by Marie Kauna – EMTV Online, Port Moresby
Pacific bluefin tuna is believed to be one of the most valuable species in the Northern Pacific Ocean, however the valuable resource is starting to see a slight downturn.
The fisheries sector is seeing a collapse in its expected production, and is quickly becoming an area in dire need of a boost.
According to World Wildlife Fund’s (WWF) Japan Head of Fishery and Seafood Project, Dr Aiko Yamauchi, “Around 90 per cent of the fishing take is now young fish that have not yet reproduced. It is clear that Pacific bluefin tuna management is totally inadequate to preserve the tuna stock.”
With concerns to help rescue this problem, members of the Northern Committee of the Western and Central Pacific Fishery Commission (WCPFC) have kicked off a four day international panel to discuss the matter, and draw up long-term conservation measures to help stem this issue.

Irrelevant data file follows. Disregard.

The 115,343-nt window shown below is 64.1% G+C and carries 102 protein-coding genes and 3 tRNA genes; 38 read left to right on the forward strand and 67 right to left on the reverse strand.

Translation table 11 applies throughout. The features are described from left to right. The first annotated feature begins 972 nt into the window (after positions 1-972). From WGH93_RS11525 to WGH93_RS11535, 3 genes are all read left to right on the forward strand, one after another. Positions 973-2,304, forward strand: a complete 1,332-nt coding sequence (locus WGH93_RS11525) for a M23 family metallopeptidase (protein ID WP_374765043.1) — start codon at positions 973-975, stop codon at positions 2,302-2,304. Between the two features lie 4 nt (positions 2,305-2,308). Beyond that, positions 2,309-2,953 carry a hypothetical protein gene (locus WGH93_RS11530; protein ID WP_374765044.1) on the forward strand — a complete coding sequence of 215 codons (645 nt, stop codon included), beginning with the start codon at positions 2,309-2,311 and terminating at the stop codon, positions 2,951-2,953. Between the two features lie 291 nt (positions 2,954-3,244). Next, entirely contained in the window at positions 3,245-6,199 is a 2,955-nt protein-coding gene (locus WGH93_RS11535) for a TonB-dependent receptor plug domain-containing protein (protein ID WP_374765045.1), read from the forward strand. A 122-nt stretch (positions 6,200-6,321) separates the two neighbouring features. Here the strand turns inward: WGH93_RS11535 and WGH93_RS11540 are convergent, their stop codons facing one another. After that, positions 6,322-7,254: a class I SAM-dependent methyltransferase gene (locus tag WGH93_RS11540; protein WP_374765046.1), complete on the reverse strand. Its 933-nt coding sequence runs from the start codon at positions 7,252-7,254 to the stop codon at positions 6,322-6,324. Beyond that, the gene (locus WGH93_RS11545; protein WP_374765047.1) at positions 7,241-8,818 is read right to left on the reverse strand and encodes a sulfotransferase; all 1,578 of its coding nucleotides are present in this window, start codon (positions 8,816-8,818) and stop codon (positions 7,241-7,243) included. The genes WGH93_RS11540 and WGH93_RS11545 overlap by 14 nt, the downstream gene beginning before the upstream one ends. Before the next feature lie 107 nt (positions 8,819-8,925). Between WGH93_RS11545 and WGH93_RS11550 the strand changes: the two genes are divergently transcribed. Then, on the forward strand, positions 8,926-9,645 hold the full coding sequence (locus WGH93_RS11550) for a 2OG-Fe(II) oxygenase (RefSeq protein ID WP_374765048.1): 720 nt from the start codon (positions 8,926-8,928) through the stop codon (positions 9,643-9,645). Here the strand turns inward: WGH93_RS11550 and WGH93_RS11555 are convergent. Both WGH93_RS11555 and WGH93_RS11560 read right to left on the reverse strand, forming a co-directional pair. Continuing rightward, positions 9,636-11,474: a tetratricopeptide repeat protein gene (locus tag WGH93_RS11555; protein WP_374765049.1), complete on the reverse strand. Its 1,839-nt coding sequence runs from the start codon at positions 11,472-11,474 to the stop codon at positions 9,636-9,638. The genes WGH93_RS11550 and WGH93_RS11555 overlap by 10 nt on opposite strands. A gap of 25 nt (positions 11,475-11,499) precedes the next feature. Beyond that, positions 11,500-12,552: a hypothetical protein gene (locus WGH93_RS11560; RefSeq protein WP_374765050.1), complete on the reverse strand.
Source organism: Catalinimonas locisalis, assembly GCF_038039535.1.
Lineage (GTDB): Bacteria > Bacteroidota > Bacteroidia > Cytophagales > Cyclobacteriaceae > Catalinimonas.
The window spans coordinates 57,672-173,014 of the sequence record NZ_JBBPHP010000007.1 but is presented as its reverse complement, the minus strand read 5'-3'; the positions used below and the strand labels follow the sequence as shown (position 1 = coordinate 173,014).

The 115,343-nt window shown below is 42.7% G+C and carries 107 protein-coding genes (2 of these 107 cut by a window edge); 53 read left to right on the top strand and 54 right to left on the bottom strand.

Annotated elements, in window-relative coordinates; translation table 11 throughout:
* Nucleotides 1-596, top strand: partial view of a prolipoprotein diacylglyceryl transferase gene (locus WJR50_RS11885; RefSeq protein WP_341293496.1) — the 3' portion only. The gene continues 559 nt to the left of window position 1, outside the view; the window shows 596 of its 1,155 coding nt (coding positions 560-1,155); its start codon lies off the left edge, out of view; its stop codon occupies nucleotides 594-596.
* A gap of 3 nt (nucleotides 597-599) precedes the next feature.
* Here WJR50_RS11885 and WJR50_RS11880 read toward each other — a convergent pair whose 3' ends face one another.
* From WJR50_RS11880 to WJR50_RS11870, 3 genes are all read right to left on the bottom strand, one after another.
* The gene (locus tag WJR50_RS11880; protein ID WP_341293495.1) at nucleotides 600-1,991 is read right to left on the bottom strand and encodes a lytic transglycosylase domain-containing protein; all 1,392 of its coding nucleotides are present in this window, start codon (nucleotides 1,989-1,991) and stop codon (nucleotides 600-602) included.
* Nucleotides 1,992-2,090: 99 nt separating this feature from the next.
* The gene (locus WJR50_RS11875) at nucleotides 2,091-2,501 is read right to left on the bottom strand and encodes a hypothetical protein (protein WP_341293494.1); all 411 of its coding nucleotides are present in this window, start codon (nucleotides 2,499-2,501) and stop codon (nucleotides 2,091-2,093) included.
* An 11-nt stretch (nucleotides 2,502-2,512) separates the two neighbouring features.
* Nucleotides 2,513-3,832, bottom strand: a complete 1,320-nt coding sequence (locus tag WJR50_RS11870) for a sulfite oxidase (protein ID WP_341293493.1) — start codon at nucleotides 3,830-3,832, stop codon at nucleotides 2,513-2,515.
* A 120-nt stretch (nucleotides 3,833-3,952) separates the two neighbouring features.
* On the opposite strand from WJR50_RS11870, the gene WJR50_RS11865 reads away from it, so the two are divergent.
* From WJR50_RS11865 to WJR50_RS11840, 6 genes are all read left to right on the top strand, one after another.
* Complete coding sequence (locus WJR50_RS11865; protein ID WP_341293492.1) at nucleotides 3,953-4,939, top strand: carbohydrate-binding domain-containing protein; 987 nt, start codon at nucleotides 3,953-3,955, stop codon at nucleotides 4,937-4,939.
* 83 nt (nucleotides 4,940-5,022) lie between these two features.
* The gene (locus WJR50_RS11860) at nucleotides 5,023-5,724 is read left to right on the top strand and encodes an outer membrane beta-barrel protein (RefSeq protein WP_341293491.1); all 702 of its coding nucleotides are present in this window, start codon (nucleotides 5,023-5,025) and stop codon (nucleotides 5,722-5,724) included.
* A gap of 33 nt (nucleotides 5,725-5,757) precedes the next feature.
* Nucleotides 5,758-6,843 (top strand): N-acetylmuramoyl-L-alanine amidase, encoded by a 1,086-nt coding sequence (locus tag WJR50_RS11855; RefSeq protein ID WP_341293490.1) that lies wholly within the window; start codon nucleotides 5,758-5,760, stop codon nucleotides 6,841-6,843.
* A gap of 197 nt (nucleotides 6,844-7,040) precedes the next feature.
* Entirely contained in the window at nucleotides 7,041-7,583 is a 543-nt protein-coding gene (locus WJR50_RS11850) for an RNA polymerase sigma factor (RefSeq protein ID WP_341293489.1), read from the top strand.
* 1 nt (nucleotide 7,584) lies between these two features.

Long term conservation targets is one of the main items on the agenda, amongst other discussion points. In support, the WWF strongly supports limitation on the number of fish being caught at any one time, as well as closer monitoring strategies to ensure quotas are respected.